These are only a few examples of a wave of platforms that are emerging to combat some of the exploitative engines of the digital economy. The question of whether small co-operatives can compete with huge technology companies is being answered in real time. Yes, a co-operative taxi company can create its own app to compete with Uber. “The problem,” according to Schneider, “is not as hard as they make it out to be.” But those who want to use the opportunities of a new kind of digital capital to promote co-operative values would do well to draw on the history of a movement that has been thriving for nearly two centuries.
“I’ve had to turn to history. That has been my only source of confidence.”
Despite the many success stories from the world of platform co-operatives, Schneider emphasizes that the process is not easy. While the problems may be simpler than we make them out to be, there are still many challenges facing nascent platform co-operatives. Securing capital is always a challenge for co-operative enterprises. Governing a co-op has unique difficulties that can be amplified by the geographical distance and member heterogeneity that is typical of online ventures.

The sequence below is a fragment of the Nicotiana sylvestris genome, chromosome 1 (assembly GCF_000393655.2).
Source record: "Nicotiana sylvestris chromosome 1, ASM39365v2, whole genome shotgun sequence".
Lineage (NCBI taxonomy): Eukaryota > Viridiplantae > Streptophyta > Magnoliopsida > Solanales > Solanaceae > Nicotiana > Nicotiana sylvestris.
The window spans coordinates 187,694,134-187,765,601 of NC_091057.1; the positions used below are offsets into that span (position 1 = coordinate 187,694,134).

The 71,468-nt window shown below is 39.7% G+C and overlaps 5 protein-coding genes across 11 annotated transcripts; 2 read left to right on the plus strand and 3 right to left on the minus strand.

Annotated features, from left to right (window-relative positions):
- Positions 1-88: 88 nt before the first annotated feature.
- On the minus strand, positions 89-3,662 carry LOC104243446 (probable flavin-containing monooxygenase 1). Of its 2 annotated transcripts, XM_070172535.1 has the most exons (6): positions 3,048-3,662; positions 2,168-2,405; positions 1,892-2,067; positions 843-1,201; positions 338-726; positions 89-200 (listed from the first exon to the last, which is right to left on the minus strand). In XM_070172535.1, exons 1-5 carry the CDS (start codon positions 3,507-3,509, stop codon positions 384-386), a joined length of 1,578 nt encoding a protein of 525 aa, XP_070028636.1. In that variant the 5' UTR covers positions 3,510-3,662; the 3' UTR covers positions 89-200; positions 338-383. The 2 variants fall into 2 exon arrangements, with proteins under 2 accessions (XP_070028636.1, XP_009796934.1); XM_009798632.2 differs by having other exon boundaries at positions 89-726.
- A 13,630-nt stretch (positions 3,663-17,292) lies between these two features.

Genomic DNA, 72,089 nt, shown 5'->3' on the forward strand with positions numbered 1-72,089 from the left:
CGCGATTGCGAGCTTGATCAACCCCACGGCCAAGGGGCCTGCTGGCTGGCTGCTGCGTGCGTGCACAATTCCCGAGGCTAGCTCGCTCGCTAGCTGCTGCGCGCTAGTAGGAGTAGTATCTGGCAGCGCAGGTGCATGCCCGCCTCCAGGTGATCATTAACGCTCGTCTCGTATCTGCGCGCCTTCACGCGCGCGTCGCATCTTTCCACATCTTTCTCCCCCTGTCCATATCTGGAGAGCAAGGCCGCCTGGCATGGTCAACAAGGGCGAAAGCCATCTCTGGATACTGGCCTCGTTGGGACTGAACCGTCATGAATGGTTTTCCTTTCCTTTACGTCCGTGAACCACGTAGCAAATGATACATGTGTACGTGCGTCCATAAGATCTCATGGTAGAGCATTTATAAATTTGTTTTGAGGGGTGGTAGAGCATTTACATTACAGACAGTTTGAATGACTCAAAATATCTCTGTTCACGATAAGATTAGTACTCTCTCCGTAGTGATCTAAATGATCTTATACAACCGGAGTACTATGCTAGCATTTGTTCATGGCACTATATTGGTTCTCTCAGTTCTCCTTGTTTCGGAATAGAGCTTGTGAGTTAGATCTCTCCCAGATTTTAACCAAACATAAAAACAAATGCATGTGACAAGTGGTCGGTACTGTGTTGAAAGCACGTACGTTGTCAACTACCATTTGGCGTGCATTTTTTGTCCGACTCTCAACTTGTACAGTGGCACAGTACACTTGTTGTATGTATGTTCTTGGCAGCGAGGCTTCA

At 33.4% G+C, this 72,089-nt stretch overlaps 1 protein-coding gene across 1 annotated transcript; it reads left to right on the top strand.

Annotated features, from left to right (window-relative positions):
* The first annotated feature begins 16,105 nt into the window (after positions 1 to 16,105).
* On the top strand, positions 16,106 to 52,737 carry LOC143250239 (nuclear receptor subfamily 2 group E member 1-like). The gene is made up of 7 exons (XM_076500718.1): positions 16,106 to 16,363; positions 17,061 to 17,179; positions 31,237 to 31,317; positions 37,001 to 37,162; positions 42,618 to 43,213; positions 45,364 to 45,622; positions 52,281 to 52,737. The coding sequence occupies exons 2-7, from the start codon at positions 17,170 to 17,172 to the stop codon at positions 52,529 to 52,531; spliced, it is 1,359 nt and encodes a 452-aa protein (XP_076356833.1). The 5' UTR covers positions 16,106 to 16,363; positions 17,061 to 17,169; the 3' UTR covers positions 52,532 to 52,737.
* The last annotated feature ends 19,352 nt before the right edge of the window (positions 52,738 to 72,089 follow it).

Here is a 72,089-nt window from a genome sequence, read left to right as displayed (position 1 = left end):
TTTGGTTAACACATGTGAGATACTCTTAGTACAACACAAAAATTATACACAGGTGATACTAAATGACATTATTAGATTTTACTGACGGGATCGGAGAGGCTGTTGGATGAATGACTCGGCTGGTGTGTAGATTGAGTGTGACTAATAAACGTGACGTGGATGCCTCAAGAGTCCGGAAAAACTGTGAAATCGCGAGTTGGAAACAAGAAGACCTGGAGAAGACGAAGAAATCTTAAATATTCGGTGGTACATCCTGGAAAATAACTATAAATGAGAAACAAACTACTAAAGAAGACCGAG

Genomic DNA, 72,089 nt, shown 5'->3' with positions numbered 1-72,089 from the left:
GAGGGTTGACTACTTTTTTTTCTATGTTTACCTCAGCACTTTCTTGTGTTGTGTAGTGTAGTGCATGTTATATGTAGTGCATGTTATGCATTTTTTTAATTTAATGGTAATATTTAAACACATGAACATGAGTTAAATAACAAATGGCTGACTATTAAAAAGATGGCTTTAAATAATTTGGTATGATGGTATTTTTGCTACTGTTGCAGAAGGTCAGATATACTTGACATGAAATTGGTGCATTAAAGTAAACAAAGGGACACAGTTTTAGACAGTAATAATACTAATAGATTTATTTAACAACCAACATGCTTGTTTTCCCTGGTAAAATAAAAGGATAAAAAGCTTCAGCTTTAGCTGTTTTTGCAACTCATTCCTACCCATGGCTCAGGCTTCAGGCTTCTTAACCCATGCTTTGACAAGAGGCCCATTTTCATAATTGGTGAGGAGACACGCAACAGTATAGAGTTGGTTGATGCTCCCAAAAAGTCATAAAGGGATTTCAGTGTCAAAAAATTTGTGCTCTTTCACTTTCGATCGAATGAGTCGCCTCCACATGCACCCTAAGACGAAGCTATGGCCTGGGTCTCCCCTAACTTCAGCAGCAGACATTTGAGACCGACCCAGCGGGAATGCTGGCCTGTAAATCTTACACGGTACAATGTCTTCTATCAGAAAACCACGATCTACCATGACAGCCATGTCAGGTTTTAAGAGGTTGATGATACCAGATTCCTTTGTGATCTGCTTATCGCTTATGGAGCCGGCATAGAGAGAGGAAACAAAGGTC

However, while these obstacles seem like they are unique to the new digital world, they may be more similar to those faced by the Rochdale Pioneers than they appear. Like us, the Pioneers faced a world that was being disrupted by capital becoming more powerful than it had ever been before. As labourers and consumers were displaced by the influence of capital, the Pioneers developed a new kind of enterprise to meet their needs.
Schneider has found the history of the co-operative movement has given him optimism. The challenge now is taking the lessons co-ops have learned since 1844 and introducing them to a new audience and a new generation.
Learn more about Nathan Schneider and his work on platform co-operatives here
Learn more about the annual MacPherson Talks here here